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Redskins will take a pay cut to play in playoffs


Redskins will take a pay cut to play in playoffs

By the standards of most of the world, the Redskins players are getting a pretty good chunk of change for playing in Sunday’s playoff game. But looking at what most of the players make during the regular season, participating in the NFL playoffs must be more than about the money.

As division champs, each Redskins player will get $24,000 for playing this weekend (players on teams that qualify as wild cards get $22,000 each). That’s not a bad little payday and nobody is going to turn it down. But consider that the lowest-paid players on the team, free agent rookies like Quinton Dunbar and Houston Bates, are making $435,000 this year. They get paid in 17 weekly installments so Dunbar’s paycheck has a gross pay amount of $25,588. So he will actually play for a little less money than he gets in a normal week.

But he will not be taking as much of a “pay cut” as Pierre Garçon, who has the highest weekly salary on the team. His contract calls for $7.1 million or $417,647 per week. So his weekly check this week will be about 5.7 percent of his usual pay.

If it’s any consolation, the paydays get bigger if the Redskins advance a couple of more rounds. The divisional playoff also pays $24,000 per player and the conference title game participants get $44,000 each. Winning that game gives the players a minimum of an additional $49,000. That is the pay the players on the losing team gets. If they win, they get a paycheck for $97,000.

Adding it up, if the Redskins win the Super Bowl each player would get a total of $189,000 in playoff cash. That money a total of over $10 million just for the players on the 53-man roster (players on IR get some, too), is not charged to the team’s salary cap. It comes from a league fund. 

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The Kerrigans are having a baby and, WOW, this is all so very exciting


The Kerrigans are having a baby and, WOW, this is all so very exciting

The Kerrigan family is about to make a big-time addition to its roster.

Ryan and his wife, Jessica, already have two very, VERY, very, very cute bulldogs in their household. 

But on Tuesday, the two announced in separate Instagram posts that Jessica is 18 weeks pregnant and that a third human Kerrigan will arrive in 2019.

"Can I eat dis sign aftur da picturr iz over?" George the bulldog said when reached for comment on the news.

"How did dey gett such a smawl jerzey for da baby alreddy?" Franklin the other bulldog added.

This is all very wonderful.

Come next March, the world is about to get a little precious-er.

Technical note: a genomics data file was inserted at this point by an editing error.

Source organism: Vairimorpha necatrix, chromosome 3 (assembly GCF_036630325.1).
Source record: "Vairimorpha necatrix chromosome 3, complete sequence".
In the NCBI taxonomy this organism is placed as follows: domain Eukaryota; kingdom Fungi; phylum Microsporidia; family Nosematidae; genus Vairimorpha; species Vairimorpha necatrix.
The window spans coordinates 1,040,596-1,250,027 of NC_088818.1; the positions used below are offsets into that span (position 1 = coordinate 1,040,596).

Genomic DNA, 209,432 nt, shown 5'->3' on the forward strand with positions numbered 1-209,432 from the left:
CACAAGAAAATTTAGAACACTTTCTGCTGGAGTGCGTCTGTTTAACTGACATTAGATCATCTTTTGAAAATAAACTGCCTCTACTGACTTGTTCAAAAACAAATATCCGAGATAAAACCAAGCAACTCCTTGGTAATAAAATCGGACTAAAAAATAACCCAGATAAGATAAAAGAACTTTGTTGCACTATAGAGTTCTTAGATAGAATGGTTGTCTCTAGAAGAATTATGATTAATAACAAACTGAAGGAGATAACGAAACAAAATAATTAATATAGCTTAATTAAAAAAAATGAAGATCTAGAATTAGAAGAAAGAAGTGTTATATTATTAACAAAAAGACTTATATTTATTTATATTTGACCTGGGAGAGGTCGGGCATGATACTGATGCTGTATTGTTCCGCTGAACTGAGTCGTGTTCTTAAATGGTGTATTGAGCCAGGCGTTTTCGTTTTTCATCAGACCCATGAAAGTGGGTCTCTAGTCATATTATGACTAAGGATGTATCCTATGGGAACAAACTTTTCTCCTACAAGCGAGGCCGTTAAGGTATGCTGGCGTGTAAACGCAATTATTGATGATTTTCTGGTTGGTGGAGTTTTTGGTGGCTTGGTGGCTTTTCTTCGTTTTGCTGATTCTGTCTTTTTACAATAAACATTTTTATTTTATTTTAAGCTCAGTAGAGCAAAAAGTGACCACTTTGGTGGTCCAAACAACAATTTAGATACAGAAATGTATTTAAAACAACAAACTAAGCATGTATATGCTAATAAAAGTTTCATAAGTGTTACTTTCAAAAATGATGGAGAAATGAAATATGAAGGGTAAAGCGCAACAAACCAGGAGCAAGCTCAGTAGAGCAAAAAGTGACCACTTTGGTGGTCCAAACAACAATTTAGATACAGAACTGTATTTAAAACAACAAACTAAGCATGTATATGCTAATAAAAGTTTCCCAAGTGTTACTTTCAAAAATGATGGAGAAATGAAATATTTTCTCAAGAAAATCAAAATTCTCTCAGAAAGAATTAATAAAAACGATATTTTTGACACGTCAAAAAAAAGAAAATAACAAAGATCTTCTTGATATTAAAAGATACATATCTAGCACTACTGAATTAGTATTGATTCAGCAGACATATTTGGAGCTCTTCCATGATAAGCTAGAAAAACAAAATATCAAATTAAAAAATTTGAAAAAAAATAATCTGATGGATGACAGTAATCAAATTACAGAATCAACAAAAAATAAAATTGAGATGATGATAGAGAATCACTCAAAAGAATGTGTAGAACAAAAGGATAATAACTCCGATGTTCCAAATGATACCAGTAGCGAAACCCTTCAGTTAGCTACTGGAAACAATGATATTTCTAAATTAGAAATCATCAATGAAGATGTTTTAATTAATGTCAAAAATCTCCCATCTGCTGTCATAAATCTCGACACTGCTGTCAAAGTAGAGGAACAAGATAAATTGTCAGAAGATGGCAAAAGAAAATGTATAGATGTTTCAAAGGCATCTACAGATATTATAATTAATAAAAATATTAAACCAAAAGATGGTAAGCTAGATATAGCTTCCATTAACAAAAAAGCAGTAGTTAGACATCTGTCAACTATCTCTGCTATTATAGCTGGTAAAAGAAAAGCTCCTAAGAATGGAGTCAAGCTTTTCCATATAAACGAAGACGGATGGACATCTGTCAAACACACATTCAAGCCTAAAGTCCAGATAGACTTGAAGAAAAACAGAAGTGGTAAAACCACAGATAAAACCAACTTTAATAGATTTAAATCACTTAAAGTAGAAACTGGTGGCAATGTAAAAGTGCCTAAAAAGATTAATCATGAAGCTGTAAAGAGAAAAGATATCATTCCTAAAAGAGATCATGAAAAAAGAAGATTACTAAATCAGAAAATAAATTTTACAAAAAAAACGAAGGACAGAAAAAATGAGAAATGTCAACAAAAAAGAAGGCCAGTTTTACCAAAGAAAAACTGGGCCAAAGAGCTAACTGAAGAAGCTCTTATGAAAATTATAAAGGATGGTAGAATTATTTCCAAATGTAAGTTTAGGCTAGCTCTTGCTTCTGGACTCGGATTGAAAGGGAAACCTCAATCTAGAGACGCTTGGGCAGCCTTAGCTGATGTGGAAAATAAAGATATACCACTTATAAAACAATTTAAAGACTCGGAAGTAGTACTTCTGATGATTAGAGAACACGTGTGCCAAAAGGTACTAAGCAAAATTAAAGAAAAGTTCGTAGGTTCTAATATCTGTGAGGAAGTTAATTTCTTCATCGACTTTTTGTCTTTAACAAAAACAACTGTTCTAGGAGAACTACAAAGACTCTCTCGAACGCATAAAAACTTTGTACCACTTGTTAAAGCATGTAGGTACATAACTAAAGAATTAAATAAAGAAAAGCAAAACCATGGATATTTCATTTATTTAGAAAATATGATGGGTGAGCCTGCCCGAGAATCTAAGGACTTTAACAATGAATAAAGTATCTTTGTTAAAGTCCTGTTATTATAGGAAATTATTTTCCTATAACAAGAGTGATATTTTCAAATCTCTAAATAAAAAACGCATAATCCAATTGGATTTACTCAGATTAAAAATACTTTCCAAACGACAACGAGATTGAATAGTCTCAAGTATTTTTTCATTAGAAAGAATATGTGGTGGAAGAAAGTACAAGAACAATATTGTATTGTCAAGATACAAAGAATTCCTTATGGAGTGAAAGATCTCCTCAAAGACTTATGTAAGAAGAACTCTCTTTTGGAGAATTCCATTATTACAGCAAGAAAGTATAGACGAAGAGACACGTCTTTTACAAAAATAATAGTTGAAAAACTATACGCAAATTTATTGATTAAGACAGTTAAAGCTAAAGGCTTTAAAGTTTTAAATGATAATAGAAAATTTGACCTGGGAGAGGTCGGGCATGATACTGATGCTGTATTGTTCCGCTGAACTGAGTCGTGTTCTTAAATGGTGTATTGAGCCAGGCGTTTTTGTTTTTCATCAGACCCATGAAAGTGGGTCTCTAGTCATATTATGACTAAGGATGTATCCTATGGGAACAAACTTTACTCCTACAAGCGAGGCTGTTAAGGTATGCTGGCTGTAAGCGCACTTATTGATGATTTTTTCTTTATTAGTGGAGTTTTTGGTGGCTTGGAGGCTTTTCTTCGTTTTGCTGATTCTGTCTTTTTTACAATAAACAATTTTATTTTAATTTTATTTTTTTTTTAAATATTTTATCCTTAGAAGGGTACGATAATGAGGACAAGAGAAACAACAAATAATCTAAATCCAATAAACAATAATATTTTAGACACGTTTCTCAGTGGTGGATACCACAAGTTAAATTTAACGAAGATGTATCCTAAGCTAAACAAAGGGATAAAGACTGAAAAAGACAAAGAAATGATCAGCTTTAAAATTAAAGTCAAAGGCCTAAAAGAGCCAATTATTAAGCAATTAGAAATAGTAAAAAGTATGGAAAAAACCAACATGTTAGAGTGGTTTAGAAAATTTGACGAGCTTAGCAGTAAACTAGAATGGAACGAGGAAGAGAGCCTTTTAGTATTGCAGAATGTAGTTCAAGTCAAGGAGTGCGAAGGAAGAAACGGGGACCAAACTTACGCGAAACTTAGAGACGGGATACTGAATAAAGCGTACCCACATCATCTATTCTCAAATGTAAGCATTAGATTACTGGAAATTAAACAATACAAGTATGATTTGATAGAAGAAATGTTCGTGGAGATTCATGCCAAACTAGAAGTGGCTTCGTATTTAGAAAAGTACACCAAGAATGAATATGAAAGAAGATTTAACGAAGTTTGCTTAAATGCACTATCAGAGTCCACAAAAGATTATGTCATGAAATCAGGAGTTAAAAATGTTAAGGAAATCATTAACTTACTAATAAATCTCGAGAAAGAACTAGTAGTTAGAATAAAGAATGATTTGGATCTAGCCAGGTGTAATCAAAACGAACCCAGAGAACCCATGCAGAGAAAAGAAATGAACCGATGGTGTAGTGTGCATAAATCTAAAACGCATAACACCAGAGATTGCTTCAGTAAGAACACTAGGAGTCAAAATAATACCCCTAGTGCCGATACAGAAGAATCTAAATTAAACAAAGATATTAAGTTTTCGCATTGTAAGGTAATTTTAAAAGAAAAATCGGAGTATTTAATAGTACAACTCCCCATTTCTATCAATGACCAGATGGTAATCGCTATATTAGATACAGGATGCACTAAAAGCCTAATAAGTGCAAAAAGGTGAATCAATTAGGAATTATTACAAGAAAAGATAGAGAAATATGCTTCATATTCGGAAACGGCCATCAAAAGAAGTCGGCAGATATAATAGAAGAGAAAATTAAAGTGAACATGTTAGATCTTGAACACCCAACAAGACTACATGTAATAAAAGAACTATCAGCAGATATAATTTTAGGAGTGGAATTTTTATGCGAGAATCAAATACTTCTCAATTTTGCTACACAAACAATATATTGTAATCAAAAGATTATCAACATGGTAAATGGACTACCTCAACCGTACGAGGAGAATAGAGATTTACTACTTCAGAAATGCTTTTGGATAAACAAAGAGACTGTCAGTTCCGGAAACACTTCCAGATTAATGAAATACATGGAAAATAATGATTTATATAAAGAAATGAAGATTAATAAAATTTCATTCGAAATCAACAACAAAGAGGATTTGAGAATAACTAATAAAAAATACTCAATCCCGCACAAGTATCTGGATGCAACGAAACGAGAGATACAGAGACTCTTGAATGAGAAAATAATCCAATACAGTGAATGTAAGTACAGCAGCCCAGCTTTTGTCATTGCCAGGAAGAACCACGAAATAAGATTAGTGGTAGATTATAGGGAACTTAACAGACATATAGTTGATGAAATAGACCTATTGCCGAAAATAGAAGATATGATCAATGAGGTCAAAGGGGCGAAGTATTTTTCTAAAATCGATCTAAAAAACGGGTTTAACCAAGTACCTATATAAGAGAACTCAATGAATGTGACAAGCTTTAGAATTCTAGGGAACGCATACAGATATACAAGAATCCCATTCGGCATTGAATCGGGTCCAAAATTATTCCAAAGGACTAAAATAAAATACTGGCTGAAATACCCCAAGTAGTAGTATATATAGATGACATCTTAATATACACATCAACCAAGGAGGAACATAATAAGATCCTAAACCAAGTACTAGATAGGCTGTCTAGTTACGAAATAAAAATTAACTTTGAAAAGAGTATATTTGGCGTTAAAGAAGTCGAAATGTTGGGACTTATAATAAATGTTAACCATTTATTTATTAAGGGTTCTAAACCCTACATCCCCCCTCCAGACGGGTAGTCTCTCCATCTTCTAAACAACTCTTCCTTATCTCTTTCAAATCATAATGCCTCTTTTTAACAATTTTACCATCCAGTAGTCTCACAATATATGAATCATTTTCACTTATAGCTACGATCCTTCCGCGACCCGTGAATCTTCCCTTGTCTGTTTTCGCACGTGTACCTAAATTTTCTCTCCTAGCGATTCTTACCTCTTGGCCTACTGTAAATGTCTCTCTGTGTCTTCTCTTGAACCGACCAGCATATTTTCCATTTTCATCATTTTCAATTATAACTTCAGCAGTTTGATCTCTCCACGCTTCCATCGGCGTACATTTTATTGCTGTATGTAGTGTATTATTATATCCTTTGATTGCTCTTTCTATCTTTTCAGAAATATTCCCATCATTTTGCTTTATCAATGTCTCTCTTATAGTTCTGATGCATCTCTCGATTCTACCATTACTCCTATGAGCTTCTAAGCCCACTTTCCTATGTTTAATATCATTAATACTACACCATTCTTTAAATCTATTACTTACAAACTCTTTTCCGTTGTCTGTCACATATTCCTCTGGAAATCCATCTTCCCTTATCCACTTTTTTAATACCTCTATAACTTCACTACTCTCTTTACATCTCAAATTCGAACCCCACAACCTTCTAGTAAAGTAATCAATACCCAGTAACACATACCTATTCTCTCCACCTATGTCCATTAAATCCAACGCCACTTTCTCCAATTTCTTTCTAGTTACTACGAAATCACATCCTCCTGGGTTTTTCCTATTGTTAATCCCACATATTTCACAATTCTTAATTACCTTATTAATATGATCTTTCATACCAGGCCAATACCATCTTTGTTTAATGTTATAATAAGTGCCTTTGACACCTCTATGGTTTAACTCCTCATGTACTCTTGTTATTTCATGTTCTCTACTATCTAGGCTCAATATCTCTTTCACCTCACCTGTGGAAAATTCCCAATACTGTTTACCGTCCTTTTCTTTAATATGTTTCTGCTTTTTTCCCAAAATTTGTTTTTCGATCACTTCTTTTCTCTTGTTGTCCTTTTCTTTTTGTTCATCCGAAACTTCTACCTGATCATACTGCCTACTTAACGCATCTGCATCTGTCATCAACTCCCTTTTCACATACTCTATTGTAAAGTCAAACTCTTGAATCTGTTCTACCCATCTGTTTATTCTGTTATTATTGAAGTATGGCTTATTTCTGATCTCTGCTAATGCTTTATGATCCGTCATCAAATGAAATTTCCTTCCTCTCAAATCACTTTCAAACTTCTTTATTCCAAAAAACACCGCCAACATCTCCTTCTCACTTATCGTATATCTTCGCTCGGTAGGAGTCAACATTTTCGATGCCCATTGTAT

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Adrian Peterson's impressive day vs. the Panthers wasn't exactly supposed to happen

Adrian Peterson's impressive day vs. the Panthers wasn't exactly supposed to happen

When you don't hear from someone you wanted to hear from, you typically follow up.

But on Sunday during the Redskins' 23-17 win over the Panthers, Jay Gruden actually didn't follow up with Adrian Peterson about a plan the two first discussed leading up to kickoff.

Everyone associated with burgundy and gold should be OK with that, however, after seeing how things played out.

During his weekly, exclusive interview with JP Finlay on the Redskins Talk podcast, Gruden explained how Peterson's injury situation almost prevented the running back from posting his crucial 17-carry, 97-yard stat line. 

"I talked to him before the game, had a sit-down with him," the head coach said. "I told him I was probably only gonna use him on short-yardage and goal line if that, you know? Because I want him to heal, we have a long season ahead of us." 

Heading into Week 6, Peterson was dealing with shoulder, ankle and knee issues. Plus, he's 33 years old at a position where that number is way more common on a player's jersey than in his bio under "age."

So, Gruden's concern made some sense, especially considering how necessary a productive Peterson has been to the 'Skins' success in 2018. Problem is, the two never connected again, so the coach's pitch count was never executed.

"He says, 'Oh, just let me go early, I'll let you know how I'm doing,'" Gruden recalled. "We let him go early and I never heard from him so I just kept him in there. He played great. He's a pro, he's a stud."

For those of you now wondering if this means you should start ignoring emails from your boss or not text your buddy back and still expect success, let's not get too carried away here. In this instance, a lack of communication worked for the future Hall of Famer, but that doesn't mean it's going to work for you.